Poor Cell Reception is For the Birds

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Thanks to the Migratory Bird Protection Act, the ospreys in Chestertown, MD have taken control of the airwaves, nesting in cell towers and “fowling” [sic] up the signal, so to speak. As the Chestertown Spy reports, cell reception for businesses and residents is spotty at best when the birds and their families are in town.

 Offering an assist, nearby Washington College agreed to have Verizon install equipment at its Kent Fitness Center location to help address the coverage gaps. 

However, work came to a halt when subcontractor, Mastec, was thwarted by a pair of nesting ospreys who had dibs on that perch. “Verizon follows an avian protection plan ensuring that we comply with federal, state, and local laws as we do work that would impact active nests,” said Verizon public relations manager, David Weissmann.

The ospreys ruled the roost all summer, but their southern exodus this autumn means that Verizon can resume work on the college tower. U.S. Fish and Wildlife Service government regulations state that “cell tower maintenance on structures with active osprey nests should not occur between April 1 and August 15.  All nests are deemed inactive from September through February when ospreys are at their wintering grounds in Central and South America. Inactive nests do not need a migratory bird permit or permission to remove nests.” It should take about three weeks to complete the installation, said Weissmann.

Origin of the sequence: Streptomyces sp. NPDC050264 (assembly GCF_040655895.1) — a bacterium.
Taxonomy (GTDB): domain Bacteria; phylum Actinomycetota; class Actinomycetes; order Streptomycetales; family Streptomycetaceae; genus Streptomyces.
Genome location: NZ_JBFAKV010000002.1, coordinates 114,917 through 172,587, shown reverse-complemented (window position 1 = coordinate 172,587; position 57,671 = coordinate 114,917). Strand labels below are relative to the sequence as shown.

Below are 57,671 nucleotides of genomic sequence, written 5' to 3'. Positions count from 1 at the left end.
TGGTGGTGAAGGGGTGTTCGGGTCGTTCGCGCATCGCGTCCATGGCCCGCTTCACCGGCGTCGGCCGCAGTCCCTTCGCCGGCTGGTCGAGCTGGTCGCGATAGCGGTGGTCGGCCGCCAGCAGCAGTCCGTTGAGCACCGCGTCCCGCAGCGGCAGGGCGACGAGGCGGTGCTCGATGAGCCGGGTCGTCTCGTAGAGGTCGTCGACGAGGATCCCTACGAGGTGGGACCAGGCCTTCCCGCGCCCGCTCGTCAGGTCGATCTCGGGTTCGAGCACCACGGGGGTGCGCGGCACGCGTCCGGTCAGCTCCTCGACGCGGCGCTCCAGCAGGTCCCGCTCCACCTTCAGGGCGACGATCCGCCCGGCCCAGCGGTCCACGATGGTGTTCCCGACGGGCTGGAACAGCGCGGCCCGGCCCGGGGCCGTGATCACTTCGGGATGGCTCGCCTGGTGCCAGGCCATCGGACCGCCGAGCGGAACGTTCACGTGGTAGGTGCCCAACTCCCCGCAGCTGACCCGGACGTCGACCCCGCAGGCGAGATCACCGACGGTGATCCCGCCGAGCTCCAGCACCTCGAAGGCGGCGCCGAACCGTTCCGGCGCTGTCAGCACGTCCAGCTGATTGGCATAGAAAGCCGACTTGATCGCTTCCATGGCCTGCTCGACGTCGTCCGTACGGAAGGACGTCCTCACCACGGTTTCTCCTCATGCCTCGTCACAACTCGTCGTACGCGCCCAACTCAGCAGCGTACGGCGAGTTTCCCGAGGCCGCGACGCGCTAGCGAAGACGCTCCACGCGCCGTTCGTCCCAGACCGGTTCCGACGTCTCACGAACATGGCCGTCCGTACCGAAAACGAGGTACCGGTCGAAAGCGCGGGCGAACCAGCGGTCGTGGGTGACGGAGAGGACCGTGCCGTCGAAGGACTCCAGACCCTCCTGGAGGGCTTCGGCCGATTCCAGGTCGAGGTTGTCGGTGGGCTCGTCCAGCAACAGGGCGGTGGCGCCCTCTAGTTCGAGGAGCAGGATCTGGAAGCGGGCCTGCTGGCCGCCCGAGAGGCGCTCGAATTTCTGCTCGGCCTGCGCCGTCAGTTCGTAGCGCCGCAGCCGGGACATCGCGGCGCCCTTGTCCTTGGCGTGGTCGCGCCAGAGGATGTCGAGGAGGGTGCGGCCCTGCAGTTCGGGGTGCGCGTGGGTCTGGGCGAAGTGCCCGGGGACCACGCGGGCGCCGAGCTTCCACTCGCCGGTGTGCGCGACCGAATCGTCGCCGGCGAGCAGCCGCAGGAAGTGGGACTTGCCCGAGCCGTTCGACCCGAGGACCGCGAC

“Following an inspection from our environmentalist, we resumed work this week and we expect the network equipment to be ready to help our customers in the coming weeks,” he said. “We have been working closely with Washington College to put equipment on their tower which will improve coverage and capacity for students, residents, businesses and first responders on our 4G LTE network.”  

September 16, 2019

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